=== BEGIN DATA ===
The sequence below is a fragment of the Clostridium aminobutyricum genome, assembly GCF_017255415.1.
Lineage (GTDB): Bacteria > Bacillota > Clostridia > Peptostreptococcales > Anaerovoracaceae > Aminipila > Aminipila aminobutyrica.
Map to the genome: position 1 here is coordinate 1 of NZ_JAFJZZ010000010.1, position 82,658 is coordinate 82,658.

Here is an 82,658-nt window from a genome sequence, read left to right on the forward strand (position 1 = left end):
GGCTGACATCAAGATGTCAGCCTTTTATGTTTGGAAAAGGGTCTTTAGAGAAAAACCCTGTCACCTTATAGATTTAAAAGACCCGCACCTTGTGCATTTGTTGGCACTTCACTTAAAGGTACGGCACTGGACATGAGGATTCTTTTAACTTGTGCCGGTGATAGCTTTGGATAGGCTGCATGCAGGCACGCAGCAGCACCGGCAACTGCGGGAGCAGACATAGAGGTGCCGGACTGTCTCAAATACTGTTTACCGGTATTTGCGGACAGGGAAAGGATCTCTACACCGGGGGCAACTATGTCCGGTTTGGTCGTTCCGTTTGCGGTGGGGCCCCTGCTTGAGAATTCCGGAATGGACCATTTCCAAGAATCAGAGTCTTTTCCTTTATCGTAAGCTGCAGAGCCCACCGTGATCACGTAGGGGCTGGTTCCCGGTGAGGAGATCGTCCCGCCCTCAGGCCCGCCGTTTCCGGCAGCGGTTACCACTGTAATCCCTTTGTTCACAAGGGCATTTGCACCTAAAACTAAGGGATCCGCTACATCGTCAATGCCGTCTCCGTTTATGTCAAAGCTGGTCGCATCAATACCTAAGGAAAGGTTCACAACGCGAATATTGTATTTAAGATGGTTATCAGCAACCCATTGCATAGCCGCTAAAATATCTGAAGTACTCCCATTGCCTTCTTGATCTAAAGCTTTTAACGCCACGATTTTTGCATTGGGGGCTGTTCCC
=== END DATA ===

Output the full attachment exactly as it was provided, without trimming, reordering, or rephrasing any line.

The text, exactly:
The sequence below is a fragment of the Clostridium aminobutyricum genome, assembly GCF_017255415.1.
Lineage (GTDB): Bacteria > Bacillota > Clostridia > Peptostreptococcales > Anaerovoracaceae > Aminipila > Aminipila aminobutyrica.
Map to the genome: position 1 here is coordinate 1 of NZ_JAFJZZ010000010.1, position 82,658 is coordinate 82,658.

Here is an 82,658-nt window from a genome sequence, read left to right on the forward strand (position 1 = left end):
GGCTGACATCAAGATGTCAGCCTTTTATGTTTGGAAAAGGGTCTTTAGAGAAAAACCCTGTCACCTTATAGATTTAAAAGACCCGCACCTTGTGCATTTGTTGGCACTTCACTTAAAGGTACGGCACTGGACATGAGGATTCTTTTAACTTGTGCCGGTGATAGCTTTGGATAGGCTGCATGCAGGCACGCAGCAGCACCGGCAACTGCGGGAGCAGACATAGAGGTGCCGGACTGTCTCAAATACTGTTTACCGGTATTTGCGGACAGGGAAAGGATCTCTACACCGGGGGCAACTATGTCCGGTTTGGTCGTTCCGTTTGCGGTGGGGCCCCTGCTTGAGAATTCCGGAATGGACCATTTCCAAGAATCAGAGTCTTTTCCTTTATCGTAAGCTGCAGAGCCCACCGTGATCACGTAGGGGCTGGTTCCCGGTGAGGAGATCGTCCCGCCCTCAGGCCCGCCGTTTCCGGCAGCGGTTACCACTGTAATCCCTTTGTTCACAAGGGCATTTGCACCTAAAACTAAGGGATCCGCTACATCGTCAATGCCGTCTCCGTTTATGTCAAAGCTGGTCGCATCAATACCTAAGGAAAGGTTCACAACGCGAATATTGTATTTAAGATGGTTATCAGCAACCCATTGCATAGCCGCTAAAATATCTGAAGTACTCCCATTGCCTTCTTGATCTAAAGCTTTTAACGCCACGATTTTTGCATTGGGGGCTGTTCCC